The explanation is based on the following observations. First, Eq. (8) qualitatively describes the morphology of R(μa,μs)/R(0,μs) versus μa because the limits for μa=0 and large μa,μs are correct. Second, in the numerator of Eq. (8), the last two terms are negligible compared to the first two terms. So, this numerator has two exponentials that include μa and one that also includes A. The denominator includes A,rc. Thus, compared by using exact A,rc values, fitting the A,rc to all experiments obviously upgrades Eq. (8) in describing the experiments. In fact, the fitted A is smaller than the exact A (2 versus 3, Table 1). This enhances the importance of the second exponent (e.g., for μs=10mm1 and μa=1mm1, respectively, 25% versus 12.4% of the first term). Additionally, diffusion theory may remain applicable for higher μa because Eq. (8) depends less and less on the actual values of A,rc if μa,μs become larger because the numerator’s second term, which includes A, or becomes small relative to the first. It helps that rc is also relatively large. Hence, Eq. (8), with exact or with fitted parameters, approaches the same outcome when μs and/or μa become large.

We acknowledge that Eq. (8) becomes an empirical relation when A,rc are fitted to all phantom reflectances, as in Zonios’ approach.1 In contrast, Venugopalan’s method is based on exact diffusion theory and does not require a fitting procedure,9 but they limited their experiments to μa0.0909mm1 and μs0.12mm1, so the applicability for larger absorptions and reduced scattering remains unknown. Nevertheless, compared with empirical relations not based on any underlying theory, where applicability may be limited to a chosen range of μa, μs values, Eq. (8) gives correct asymptotes for very small as well as very large μa and also for very large μs, but not for μs0.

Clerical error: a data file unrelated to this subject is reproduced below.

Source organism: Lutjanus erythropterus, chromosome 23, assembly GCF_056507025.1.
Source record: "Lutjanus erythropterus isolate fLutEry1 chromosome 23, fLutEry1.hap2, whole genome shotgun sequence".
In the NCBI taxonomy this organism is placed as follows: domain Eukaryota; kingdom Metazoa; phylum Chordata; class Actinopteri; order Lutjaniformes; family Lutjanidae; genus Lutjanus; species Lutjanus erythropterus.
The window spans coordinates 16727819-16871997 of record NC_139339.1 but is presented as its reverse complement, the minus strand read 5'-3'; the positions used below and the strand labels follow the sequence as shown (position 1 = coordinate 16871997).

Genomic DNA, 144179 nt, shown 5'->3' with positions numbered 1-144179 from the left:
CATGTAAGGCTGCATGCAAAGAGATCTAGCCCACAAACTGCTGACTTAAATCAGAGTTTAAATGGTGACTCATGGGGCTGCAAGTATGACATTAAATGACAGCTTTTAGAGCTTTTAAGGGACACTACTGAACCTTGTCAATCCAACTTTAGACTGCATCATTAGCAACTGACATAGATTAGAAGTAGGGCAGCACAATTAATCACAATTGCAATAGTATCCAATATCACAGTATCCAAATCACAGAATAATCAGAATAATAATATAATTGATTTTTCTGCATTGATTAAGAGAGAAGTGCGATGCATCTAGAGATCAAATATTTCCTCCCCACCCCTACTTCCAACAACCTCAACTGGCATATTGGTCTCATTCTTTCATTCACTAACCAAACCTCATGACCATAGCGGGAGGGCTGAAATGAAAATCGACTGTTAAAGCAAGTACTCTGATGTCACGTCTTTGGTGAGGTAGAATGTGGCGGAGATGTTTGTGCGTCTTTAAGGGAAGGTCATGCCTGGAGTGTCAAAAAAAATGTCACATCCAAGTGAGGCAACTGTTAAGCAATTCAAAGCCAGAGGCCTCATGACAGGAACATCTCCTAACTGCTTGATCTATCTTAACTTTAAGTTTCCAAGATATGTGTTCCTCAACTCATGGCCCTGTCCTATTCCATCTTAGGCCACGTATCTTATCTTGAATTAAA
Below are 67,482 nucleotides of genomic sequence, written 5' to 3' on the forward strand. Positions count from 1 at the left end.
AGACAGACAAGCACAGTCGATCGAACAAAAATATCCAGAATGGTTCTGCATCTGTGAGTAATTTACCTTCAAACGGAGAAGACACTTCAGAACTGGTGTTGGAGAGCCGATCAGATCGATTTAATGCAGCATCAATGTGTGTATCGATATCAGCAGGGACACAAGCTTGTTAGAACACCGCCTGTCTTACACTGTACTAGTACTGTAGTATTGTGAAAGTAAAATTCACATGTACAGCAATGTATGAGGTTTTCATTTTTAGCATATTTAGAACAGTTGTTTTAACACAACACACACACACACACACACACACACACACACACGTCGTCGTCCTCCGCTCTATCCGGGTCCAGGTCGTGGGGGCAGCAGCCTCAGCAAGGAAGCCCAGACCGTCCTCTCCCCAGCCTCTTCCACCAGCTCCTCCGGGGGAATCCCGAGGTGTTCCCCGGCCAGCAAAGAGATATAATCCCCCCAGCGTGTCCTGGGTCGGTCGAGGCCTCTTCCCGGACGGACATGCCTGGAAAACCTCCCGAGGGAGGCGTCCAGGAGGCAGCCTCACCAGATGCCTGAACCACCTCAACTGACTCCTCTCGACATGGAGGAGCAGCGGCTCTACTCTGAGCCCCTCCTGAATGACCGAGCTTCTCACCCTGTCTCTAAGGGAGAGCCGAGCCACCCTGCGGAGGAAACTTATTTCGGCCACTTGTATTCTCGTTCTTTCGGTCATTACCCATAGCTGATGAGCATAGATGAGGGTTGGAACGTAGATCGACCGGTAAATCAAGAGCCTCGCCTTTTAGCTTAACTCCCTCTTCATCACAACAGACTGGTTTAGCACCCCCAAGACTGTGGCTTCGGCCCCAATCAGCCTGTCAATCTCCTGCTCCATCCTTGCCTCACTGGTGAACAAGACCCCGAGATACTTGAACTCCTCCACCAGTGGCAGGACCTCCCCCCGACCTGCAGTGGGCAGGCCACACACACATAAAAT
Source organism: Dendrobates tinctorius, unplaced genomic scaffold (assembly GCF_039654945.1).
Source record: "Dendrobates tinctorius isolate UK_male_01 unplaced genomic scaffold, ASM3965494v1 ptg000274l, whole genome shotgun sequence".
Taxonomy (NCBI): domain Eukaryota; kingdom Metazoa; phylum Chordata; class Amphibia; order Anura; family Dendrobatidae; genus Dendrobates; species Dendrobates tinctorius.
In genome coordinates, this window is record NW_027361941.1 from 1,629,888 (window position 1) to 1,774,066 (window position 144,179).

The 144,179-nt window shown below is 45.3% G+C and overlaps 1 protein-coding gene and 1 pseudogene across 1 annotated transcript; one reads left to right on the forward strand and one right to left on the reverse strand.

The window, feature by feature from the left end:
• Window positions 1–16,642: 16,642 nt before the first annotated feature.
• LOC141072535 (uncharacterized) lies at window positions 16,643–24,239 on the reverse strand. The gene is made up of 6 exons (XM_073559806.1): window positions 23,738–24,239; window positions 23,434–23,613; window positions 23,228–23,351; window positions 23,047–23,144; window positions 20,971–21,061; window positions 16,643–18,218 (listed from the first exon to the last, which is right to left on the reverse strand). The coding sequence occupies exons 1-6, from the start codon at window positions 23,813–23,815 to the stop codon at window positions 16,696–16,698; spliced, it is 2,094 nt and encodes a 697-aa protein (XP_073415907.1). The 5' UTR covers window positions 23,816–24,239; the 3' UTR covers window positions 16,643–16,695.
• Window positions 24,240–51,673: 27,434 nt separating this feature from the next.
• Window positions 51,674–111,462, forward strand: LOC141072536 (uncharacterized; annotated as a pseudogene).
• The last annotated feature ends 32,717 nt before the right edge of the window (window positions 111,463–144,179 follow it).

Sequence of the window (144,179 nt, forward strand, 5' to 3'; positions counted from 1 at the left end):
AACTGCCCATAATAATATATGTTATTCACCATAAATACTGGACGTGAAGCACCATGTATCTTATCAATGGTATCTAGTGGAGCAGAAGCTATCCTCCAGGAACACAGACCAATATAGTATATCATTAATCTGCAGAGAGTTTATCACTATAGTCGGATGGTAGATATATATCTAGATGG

In conclusion, using Eq. (8) with A,rc parameters fitted to phantom reflectance measurements of widely varying μa,μs, allows calibration of fiber-probe set-ups so that the diffuse reflectance values can be related to absorption of the materials under study, even when μa/μs1 and large μs. These findings will greatly expand the application of diffuse reflection spectroscopy. In medicine, it may include blue/green wavelengths in tissues and even whole blood, and in forensic science, it may allow inclusion of strongly absorbing and scattering objects such as blood stains and colored cloth.



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© The Authors. Published by SPIE under a Creative Commons Attribution 3.0 Unported License. Distribution or reproduction of this work in whole or in part requires full attribution of the original publication, including its DOI.
Rolf H. Bremmer, Martin J. C. van Gemert, Dirk J. Faber, Ton G. van Leeuwen, and Maurice C. Aalders "Diffuse reflectance relations based on diffusion dipole theory for large absorption and reduced scattering," Journal of Biomedical Optics 18(8), 087007 (28 August 2013).
Published: 28 August 2013